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# Chapter 5 - PowerPoint PPT Presentation

Chapter 5. Game Playing. Games as search. Board games (e.g., Chess, Checkers, Go) Two player games High branching factors Opponent player Contingency problem Opponent is assumed to do their best (our worst) Game environment Accessible complete access to the environment state

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Presentation Transcript

### Chapter 5

Game Playing

• Board games (e.g., Chess, Checkers, Go)

• Two player games

• High branching factors

• Opponent player

• Contingency problem

• Opponent is assumed to do their best (our worst)

• Game environment

• Accessible

• Deterministic

• Next state determined by move and current state

• Episodic: no; Static: yes (for us); Discrete: yes

• Initial state

• Configuration of board at start, and which player starts

• Operators

• Legal moves that a player can make

• Goal or “terminal” test

• goal states called terminal states

• Utility function

• quality value for terminal states from rules of game

• not an estimate if game play reaches this state

• Mini-max algorithm can be used to propagate values up search tree for estimates of utility of non-terminal states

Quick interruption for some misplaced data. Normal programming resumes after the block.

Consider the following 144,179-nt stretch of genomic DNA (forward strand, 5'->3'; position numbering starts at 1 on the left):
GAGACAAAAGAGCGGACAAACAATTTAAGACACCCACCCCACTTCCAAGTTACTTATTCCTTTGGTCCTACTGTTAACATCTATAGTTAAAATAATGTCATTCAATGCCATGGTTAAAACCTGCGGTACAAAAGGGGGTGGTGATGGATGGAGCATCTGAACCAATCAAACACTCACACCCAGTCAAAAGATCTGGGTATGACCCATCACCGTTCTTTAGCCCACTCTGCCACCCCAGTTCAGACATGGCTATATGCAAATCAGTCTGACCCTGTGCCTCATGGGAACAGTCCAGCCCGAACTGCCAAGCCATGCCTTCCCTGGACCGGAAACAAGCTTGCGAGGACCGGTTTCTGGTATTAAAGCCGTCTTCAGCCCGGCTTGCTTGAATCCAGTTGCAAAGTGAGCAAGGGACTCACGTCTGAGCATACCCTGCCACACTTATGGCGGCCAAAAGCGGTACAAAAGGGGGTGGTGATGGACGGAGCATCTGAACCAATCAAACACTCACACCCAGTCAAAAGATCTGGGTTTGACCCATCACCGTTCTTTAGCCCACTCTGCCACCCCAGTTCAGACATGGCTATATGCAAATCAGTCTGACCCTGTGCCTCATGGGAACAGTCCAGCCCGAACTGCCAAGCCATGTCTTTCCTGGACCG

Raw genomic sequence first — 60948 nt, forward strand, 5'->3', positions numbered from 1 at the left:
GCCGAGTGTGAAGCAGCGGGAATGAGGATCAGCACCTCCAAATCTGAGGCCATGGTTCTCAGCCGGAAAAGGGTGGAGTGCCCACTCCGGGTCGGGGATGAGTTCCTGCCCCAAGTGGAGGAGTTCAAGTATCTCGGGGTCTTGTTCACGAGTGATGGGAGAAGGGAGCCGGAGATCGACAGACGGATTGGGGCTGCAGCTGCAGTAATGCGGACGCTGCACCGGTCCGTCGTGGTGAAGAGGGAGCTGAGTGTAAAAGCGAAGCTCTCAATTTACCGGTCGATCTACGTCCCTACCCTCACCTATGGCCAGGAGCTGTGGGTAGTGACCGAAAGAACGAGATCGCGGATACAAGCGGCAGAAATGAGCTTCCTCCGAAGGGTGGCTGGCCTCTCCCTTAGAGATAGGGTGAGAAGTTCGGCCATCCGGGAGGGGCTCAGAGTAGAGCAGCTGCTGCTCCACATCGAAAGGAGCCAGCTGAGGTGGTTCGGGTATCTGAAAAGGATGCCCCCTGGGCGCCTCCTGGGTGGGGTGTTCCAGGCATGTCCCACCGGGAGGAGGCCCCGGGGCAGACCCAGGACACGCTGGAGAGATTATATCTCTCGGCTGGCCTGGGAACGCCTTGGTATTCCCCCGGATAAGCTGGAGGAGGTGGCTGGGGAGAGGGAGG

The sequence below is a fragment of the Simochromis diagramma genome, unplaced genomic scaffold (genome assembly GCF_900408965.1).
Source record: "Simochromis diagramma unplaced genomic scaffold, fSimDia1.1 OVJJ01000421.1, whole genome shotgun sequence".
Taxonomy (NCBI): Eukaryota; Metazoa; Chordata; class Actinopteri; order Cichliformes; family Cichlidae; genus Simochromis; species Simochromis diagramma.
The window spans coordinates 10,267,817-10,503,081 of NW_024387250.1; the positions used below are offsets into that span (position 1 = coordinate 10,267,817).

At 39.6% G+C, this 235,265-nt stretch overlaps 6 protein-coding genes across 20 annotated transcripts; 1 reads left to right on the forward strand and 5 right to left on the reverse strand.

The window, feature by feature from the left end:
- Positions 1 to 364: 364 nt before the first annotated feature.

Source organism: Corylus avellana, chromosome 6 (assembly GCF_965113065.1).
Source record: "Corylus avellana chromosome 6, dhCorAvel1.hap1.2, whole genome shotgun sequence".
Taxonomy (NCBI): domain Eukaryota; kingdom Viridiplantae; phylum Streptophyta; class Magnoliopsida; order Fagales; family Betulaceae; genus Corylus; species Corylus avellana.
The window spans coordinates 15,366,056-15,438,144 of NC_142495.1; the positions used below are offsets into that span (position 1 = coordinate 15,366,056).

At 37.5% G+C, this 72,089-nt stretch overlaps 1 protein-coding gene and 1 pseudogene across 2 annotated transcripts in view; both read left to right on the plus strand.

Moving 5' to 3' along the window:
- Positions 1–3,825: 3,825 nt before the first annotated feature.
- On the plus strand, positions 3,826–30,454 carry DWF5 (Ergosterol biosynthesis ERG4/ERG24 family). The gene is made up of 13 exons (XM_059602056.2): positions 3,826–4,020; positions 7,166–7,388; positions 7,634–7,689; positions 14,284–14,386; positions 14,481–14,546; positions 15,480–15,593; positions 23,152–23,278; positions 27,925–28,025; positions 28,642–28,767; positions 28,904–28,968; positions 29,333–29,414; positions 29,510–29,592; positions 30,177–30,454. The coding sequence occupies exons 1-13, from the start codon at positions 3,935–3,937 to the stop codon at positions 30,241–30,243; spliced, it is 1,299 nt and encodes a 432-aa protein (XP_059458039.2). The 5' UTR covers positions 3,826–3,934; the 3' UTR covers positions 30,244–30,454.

• Root node

• player 1 or “max”

• trying to maximize score

• Immediate children of root

• player 2, or “min”

• trying to minimize score

• Next layer, max

• Next layer, min, etc.

• A layer or possible move by a player is a “ply”

• Complexity too high for practical game playing

• Could use

• Depth limited search

• Iterative deepening

• Means that we cannot generally use minimax propagation of utility values

• Quiescent states

• States that are unlikely to exhibit large changes

• Next state can be a checkmate, not quiescent

• Horizon problem

• Failing to take action because of depth limit on search

• Evaluation function: h(n) for games

• Heuristic estimate of the expected utility of a given game state

• Material advantage function in chess

• Integer value for type of board piece

• Quality of game state given by sum of material advantage values of all pieces

• Example of a weighted linear sum

EVAL(s) = w1p1 + w2p2 + w3p3 + …

w’s are the weights; p’s are the counts of a piece type

• E.g., p1 = 3 pawns w1 for pawn is 1; p2 = 2 knight or rook, w2 for knight or rook is 3

• Eliminating branches from tree in search

• Alpha-beta pruning

• pruning with mini-max

• don’t follow branches that cannot influence decision

• still accurate within evaluation function

• Principle: “If you have an idea that is surely bad, do not take time to see how truly awful it is.” (P. H. Winston)

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Example from P. H. Winston